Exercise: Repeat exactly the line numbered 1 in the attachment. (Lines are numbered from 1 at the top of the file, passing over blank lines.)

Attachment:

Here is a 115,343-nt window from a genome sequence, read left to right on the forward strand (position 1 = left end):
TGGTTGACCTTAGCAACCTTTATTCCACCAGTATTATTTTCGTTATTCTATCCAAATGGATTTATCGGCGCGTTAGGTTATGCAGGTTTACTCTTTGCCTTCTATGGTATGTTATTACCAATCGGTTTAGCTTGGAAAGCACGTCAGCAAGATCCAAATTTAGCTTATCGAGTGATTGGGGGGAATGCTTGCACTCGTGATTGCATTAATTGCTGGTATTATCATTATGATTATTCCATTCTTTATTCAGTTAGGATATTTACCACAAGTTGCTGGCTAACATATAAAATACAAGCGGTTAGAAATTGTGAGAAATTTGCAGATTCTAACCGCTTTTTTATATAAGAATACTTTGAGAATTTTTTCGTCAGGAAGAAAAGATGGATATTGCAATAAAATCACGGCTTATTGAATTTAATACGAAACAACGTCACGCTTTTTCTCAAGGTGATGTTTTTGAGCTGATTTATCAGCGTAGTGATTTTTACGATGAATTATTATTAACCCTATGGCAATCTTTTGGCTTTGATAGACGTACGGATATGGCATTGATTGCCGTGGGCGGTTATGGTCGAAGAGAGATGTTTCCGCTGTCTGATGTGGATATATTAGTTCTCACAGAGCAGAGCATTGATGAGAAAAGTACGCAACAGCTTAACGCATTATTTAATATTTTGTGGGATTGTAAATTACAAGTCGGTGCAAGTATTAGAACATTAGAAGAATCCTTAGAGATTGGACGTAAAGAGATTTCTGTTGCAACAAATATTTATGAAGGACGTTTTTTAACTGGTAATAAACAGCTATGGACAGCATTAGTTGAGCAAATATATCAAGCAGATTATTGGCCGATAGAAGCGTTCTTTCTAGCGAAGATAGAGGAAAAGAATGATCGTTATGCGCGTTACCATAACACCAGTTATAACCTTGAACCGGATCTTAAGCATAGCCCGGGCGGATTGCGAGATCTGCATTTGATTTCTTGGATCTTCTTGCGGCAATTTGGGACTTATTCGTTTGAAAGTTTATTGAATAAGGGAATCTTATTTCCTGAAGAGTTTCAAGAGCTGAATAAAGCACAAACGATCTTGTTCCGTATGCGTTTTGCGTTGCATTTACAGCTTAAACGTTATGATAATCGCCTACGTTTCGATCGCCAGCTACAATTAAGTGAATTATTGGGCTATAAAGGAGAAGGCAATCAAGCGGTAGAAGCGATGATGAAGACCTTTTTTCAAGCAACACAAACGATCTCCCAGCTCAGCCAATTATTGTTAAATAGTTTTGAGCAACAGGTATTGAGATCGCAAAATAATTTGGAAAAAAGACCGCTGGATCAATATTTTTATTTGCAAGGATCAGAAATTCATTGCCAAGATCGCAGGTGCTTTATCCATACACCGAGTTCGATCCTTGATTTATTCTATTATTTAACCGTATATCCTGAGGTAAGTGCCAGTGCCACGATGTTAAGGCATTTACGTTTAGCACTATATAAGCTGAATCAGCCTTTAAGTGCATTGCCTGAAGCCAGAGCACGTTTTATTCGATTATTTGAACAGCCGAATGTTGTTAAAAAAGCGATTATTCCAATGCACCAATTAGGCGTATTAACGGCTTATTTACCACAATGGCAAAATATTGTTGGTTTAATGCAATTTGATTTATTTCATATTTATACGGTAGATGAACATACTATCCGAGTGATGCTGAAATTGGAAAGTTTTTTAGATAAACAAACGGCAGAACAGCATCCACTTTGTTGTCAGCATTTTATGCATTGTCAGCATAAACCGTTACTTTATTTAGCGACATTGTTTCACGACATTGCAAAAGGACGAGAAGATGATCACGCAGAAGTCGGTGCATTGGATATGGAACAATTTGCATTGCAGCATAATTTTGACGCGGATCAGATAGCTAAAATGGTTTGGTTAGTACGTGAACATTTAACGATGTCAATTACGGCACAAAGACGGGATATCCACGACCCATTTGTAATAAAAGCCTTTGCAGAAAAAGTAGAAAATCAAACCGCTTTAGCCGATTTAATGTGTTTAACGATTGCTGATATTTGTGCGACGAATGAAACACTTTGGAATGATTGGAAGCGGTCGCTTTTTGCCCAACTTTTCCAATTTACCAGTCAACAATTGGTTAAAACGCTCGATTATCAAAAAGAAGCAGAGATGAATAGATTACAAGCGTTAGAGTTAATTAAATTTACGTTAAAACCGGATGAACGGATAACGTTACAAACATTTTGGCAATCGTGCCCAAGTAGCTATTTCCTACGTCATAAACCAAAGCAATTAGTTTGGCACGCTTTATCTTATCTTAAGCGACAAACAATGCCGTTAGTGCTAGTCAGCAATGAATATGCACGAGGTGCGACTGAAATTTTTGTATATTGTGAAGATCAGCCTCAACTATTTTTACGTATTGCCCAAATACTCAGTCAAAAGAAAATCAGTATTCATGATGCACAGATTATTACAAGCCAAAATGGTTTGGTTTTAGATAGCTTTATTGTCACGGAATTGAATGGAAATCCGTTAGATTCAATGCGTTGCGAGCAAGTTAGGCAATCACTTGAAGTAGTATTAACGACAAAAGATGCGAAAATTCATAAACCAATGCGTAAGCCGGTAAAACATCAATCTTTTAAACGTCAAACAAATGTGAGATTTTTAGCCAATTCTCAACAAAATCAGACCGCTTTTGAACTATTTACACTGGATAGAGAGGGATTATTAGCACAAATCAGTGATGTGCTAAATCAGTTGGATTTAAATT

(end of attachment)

Here is a 115,343-nt window from a genome sequence, read left to right on the forward strand (position 1 = left end):